Disadvantages of telemedicine
There are some caveats to be considered before adopting telemedicine as well. Here are a few of the more practical concerns:
Providers to need technical training and a thorough understanding of their equipment before offering telemedicine services.
Certain telemedicine models may cause breaks in the continuity of care. If a patient seeks treatment from a telemedicine provider as opposed to their own general practitioner or specialist, they will be randomly assigned the first available physician. This means they have no medical history to work with, no rapport with the patient, and no pre-existing relationship for helping the patient communicate their concerns.
Some argue telemedicine interactions are too impersonal and degrade doctor-patient relationships. These same critics also state that direct physical exams are frequently necessary to create a confirmed diagnosis anyway. This could potentially lead to misdiagnosis or doctors overlooking patient symptoms that are invisible to a visual examination.
Many health insurance providers bill and reimburse patients in the same way that they would for an in-person office visit. Additionally, telemedicine providers often add on a convenience fee for telemedicine consultations, increasing the patient’s cost of a visit anywhere from $35-$125.
Government and medical board regulation of telemedicine
The American Medical Association (AMA) and the Federation of State Medical Boards (FSMB) continue to develop and improve current guidelines for telemedicine practice, and state legislatures are introducing new laws explicitly regulating the practice of telemedicine.
With few exceptions, telemedicine regulations follow the reimbursement rules followed by federal programs like Medicaid and private payer insurance companies. States are currently working to ratify their own regulations individually, but most are not expected to deviate significantly from existing rules and guidelines.
There has also been legislation in recent years to allow for cross-state licensing for telemedicine providers, online prescribing and parity laws requiring insurance providers to reimburse claimants for telemedicine consultations.
Why more providers are offering telemedicine
It all comes down to the facts: telemedicine is an integral part of the future of medical care, and providers who do not provide it will quickly find themselves left behind for practices and facilities that offer more flexible options for patient care.
Doctors offering telemedicine services can remotely follow-up with patients regarding treatment after prescribing new medication or providing in-office treatment of an illness. A telemedicine follow-up visit is an excellent means of ensuring patients are receiving the care they need to effectively treat their illness without requiring them to make another trip to the office or facility.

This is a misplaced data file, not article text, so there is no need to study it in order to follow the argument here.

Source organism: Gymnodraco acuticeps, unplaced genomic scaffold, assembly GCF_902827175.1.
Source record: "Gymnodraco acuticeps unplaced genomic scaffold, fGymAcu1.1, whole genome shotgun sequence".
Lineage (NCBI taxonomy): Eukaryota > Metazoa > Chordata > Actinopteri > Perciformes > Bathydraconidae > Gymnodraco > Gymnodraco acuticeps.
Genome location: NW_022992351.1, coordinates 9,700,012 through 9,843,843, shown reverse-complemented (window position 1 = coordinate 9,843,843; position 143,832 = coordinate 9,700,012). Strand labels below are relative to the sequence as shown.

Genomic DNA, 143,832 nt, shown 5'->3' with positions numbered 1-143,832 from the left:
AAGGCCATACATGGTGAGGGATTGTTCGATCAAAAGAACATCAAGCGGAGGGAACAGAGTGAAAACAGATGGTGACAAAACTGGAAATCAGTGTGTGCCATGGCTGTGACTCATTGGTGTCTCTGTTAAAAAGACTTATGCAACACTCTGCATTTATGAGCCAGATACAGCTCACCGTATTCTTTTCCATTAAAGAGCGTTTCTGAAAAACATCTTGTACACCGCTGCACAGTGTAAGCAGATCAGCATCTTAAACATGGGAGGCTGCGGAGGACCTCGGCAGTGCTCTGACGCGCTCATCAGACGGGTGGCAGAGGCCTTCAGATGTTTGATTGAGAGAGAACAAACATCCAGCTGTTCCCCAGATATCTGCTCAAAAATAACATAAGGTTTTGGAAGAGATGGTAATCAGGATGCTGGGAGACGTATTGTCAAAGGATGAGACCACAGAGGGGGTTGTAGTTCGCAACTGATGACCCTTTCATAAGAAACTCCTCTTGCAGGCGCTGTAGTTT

Offering telemedicine services improves doctor-patient relationships, provides a superior level of care post-treatment and empowers patients to take charge of their own health. Telemedicine also reduces wasteful and unnecessary medical spending, a major contributing factor to the skyrocketing cost of healthcare in the United States.
Finally, virtual consultations with doctors and specialists allow patients to access care from physicians to whom they would not ordinarily have access. For some, having a choice in provider regardless of where they are can be lifesaving, especially if they suffer from a rare condition that prevents travel. The bottom line, telemedicine creates better relationships, offers more treatment options, and improves the quality of patient care.
The bottom line
If you’re presently considering whether your practice or facility should invest in telemedicine services, the time for thinking and debating is over. Your practice needs to start enacting a plan to offer telemedicine to your clients as soon as possible. There are practical concerns to account for before you start adding a banner to your website and posting on social media, but failing to offer telemedicine shortly is going to be considered a deal-breaker for patients seeking regular medical care.
If you aren’t familiar with telemedicine, or still have unanswered questions, take the time to read up on the topic in depth. A well-researched plan of action will always be far easier and far more effective than looking at prepackaged options and choosing the one that seems best. Develop a list of specific pros and cons for your practice or facility, and what your liability and other legal obligations will be under your state’s current regulations. Don’t deliberate for too long, though: offering telemedicine services will only improve your patients’ quality of care. Due diligence is essential, it is an opportunity no medical practice can afford to pass by.